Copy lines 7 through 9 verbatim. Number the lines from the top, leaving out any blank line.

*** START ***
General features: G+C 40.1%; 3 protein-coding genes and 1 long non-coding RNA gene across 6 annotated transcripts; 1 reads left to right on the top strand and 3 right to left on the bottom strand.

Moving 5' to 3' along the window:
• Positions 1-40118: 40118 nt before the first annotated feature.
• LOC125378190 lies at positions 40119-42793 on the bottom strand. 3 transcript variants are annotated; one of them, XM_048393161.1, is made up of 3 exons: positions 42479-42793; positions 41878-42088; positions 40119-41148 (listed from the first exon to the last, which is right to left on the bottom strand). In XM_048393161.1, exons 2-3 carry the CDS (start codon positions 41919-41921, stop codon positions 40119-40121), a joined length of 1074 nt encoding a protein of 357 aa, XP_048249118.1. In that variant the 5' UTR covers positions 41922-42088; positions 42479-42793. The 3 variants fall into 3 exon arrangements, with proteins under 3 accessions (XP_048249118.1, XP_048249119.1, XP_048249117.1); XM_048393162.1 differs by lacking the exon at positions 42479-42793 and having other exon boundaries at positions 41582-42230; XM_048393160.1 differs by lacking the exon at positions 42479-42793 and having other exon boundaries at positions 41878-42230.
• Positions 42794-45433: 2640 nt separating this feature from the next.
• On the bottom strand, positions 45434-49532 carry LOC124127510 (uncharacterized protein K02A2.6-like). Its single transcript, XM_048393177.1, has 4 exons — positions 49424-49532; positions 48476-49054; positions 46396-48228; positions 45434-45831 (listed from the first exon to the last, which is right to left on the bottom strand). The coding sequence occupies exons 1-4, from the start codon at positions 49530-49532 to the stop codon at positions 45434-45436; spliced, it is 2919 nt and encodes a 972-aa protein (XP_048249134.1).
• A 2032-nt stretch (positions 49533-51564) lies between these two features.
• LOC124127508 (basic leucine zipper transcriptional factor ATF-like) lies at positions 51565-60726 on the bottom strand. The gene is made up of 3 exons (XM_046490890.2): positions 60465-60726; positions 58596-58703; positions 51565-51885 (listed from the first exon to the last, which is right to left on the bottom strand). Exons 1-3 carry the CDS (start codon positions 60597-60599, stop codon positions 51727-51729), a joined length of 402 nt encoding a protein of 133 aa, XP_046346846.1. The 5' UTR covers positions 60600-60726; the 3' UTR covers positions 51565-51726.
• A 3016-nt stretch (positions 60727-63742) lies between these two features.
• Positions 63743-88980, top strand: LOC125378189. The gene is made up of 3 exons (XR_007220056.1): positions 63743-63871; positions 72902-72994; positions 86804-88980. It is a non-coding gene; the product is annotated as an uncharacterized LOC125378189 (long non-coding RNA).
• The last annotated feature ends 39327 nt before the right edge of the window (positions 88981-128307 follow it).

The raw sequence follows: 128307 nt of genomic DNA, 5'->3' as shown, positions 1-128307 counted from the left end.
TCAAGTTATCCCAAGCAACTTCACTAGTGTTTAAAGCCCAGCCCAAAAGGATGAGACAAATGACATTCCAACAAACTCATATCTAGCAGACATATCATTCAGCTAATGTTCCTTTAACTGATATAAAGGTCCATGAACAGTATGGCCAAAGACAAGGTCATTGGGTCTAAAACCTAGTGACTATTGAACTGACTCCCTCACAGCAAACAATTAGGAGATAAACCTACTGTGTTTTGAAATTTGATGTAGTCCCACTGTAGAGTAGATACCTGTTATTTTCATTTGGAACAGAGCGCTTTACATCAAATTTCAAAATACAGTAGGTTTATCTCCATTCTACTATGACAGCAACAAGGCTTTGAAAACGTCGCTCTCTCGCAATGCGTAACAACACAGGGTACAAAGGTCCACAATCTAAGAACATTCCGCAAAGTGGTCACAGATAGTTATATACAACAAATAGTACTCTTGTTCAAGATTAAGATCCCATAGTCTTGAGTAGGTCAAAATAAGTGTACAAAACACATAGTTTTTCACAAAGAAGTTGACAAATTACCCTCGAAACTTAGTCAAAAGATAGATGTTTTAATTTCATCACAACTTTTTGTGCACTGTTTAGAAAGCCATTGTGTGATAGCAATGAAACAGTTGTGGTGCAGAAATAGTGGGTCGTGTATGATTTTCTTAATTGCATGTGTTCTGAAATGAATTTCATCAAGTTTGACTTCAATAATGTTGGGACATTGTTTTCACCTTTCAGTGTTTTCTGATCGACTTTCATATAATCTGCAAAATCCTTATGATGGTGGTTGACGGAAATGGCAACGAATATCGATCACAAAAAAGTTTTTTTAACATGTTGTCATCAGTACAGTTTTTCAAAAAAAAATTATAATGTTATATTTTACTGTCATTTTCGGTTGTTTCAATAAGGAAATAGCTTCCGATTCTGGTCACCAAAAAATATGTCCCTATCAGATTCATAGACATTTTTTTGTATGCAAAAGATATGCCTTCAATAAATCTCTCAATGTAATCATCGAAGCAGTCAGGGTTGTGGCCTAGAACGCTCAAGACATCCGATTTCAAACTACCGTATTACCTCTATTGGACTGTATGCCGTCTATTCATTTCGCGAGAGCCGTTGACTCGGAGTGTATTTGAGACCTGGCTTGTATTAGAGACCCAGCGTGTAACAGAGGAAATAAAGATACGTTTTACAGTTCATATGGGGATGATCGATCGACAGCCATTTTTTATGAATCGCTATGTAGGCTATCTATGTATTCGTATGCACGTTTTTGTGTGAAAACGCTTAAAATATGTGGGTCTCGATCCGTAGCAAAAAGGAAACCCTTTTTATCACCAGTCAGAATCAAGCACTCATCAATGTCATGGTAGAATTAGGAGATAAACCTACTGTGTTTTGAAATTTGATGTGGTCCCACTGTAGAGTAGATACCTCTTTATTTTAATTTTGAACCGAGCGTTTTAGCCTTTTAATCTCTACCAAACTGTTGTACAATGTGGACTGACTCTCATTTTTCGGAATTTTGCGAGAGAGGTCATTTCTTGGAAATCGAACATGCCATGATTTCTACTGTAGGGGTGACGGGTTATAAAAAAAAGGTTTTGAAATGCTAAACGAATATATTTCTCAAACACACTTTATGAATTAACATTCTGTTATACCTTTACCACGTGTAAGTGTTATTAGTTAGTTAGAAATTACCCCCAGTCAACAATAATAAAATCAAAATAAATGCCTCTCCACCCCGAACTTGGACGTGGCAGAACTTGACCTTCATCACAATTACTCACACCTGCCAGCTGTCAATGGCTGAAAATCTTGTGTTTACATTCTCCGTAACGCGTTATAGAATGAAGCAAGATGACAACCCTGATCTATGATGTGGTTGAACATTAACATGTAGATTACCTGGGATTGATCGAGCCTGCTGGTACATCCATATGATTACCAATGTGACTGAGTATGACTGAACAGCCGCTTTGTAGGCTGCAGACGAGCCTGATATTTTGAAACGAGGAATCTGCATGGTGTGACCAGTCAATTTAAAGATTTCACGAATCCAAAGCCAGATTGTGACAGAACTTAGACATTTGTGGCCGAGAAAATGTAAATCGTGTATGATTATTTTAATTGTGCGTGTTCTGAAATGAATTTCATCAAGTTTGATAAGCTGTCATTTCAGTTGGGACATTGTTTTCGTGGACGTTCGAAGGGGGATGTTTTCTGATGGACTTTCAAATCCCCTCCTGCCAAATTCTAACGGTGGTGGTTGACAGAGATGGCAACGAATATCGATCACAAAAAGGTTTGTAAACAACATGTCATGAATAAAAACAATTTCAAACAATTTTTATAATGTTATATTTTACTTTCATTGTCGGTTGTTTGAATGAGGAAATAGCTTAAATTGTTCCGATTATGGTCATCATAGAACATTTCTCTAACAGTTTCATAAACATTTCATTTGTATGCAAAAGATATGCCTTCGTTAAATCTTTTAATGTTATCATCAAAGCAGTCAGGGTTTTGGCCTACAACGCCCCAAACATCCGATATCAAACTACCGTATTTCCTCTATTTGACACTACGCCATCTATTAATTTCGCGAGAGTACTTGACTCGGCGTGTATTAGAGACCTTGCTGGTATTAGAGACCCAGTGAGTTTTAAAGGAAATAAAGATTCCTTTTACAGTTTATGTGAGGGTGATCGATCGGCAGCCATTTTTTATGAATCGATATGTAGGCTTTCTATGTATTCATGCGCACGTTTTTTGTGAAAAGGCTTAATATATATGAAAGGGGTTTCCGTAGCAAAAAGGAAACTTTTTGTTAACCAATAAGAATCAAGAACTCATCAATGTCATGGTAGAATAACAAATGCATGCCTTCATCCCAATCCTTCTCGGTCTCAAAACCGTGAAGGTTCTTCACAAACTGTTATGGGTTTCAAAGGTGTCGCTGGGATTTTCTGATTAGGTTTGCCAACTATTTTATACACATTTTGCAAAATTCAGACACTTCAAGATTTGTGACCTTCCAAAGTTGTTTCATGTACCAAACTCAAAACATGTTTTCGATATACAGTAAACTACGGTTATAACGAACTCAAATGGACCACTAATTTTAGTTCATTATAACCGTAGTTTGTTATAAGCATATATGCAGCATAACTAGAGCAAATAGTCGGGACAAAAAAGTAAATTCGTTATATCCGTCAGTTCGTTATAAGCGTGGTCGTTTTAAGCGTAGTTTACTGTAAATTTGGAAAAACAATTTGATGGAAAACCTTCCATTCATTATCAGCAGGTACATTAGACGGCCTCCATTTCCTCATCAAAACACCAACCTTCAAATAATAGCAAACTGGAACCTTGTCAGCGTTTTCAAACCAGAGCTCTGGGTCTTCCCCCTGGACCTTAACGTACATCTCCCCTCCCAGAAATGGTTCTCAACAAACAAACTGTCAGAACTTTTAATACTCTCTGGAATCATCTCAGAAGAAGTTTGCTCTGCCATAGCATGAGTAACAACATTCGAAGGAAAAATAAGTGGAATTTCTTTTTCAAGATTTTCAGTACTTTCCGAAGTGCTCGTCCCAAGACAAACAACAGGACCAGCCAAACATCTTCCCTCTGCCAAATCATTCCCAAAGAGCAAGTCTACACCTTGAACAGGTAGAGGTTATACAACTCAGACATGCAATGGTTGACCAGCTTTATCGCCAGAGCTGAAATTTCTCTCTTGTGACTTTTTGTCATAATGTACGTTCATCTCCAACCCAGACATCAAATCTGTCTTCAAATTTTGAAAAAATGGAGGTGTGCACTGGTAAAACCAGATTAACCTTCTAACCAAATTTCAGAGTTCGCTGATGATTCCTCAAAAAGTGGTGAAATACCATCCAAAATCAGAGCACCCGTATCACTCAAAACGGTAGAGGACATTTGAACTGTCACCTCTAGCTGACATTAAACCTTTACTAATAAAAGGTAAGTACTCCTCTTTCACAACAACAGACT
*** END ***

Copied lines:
• A 2032-nt stretch (positions 49533-51564) lies between these two features.
• LOC124127508 (basic leucine zipper transcriptional factor ATF-like) lies at positions 51565-60726 on the bottom strand. The gene is made up of 3 exons (XM_046490890.2): positions 60465-60726; positions 58596-58703; positions 51565-51885 (listed from the first exon to the last, which is right to left on the bottom strand). Exons 1-3 carry the CDS (start codon positions 60597-60599, stop codon positions 51727-51729), a joined length of 402 nt encoding a protein of 133 aa, XP_046346846.1. The 5' UTR covers positions 60600-60726; the 3' UTR covers positions 51565-51726.
• A 3016-nt stretch (positions 60727-63742) lies between these two features.